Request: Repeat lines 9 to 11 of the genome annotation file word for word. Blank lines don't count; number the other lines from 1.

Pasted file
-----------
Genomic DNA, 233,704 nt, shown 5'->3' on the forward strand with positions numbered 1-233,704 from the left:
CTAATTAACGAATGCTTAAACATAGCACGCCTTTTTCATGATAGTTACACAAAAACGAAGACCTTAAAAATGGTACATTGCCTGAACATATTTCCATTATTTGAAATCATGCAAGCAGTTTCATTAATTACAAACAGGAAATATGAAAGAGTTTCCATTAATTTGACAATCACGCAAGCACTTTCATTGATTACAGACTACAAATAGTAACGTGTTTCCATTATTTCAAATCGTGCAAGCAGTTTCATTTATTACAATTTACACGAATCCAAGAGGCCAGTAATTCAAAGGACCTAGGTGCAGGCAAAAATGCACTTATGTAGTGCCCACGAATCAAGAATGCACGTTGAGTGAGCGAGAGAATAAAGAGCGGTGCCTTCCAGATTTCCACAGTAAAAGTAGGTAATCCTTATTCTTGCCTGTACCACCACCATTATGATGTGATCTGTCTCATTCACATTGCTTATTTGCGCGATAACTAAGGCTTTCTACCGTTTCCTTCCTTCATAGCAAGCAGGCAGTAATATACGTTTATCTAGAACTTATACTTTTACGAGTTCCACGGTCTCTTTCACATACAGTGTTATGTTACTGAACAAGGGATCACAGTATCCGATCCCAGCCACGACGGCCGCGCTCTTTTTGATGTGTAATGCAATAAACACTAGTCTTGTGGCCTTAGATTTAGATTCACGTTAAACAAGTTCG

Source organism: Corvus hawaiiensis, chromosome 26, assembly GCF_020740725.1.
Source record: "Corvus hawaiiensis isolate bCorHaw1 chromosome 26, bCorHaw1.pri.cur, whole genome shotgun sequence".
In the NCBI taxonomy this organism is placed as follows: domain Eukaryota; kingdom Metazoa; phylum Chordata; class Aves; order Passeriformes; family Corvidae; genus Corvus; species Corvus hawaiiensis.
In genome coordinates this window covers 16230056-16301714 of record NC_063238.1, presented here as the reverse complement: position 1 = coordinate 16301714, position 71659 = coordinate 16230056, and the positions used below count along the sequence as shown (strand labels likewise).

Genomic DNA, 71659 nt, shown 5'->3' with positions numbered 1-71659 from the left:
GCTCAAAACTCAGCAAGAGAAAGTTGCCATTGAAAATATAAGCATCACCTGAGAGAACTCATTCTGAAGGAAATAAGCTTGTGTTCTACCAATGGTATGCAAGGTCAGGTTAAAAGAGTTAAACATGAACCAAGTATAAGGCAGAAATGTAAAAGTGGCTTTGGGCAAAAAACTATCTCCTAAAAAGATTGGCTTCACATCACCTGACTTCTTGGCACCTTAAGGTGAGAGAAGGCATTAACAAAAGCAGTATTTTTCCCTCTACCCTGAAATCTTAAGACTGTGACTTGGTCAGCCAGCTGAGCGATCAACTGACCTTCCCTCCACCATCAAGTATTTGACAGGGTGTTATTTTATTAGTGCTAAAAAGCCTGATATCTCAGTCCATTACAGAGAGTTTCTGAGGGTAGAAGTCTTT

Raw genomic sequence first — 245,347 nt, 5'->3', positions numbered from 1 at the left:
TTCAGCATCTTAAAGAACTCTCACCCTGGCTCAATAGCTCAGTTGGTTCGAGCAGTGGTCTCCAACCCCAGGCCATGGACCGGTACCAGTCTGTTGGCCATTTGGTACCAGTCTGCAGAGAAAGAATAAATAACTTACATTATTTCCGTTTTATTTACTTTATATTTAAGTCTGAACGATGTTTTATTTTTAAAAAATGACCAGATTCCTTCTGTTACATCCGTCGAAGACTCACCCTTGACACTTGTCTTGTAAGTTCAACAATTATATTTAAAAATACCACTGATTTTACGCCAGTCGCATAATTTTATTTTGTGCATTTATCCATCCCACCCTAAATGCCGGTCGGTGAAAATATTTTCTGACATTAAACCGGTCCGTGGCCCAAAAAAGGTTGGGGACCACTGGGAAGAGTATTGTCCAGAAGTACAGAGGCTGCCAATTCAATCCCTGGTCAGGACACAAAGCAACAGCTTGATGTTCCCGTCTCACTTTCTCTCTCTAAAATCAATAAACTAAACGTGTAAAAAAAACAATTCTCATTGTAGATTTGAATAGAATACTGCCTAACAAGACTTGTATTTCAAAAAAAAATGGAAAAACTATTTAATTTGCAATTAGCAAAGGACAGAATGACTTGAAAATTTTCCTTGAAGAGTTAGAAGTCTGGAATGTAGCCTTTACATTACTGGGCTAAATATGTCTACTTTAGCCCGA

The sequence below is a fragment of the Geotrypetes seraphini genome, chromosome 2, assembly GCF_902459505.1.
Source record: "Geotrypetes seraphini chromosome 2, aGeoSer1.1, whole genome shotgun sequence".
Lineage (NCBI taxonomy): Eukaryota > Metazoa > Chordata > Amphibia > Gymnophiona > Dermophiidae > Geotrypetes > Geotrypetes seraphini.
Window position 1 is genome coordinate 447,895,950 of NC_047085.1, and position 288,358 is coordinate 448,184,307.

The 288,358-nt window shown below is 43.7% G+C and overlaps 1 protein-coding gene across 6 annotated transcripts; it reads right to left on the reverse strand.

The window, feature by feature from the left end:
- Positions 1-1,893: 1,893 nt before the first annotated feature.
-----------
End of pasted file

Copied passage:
Raw genomic sequence first — 245,347 nt, 5'->3', positions numbered from 1 at the left:
TTCAGCATCTTAAAGAACTCTCACCCTGGCTCAATAGCTCAGTTGGTTCGAGCAGTGGTCTCCAACCCCAGGCCATGGACCGGTACCAGTCTGTTGGCCATTTGGTACCAGTCTGCAGAGAAAGAATAAATAACTTACATTATTTCCGTTTTATTTACTTTATATTTAAGTCTGAACGATGTTTTATTTTTAAAAAATGACCAGATTCCTTCTGTTACATCCGTCGAAGACTCACCCTTGACACTTGTCTTGTAAGTTCAACAATTATATTTAAAAATACCACTGATTTTACGCCAGTCGCATAATTTTATTTTGTGCATTTATCCATCCCACCCTAAATGCCGGTCGGTGAAAATATTTTCTGACATTAAACCGGTCCGTGGCCCAAAAAAGGTTGGGGACCACTGGGAAGAGTATTGTCCAGAAGTACAGAGGCTGCCAATTCAATCCCTGGTCAGGACACAAAGCAACAGCTTGATGTTCCCGTCTCACTTTCTCTCTCTAAAATCAATAAACTAAACGTGTAAAAAAAACAATTCTCATTGTAGATTTGAATAGAATACTGCCTAACAAGACTTGTATTTCAAAAAAAAATGGAAAAACTATTTAATTTGCAATTAGCAAAGGACAGAATGACTTGAAAATTTTCCTTGAAGAGTTAGAAGTCTGGAATGTAGCCTTTACATTACTGGGCTAAATATGTCTACTTTAGCCCGA

The sequence below is a fragment of the Geotrypetes seraphini genome, chromosome 2, assembly GCF_902459505.1.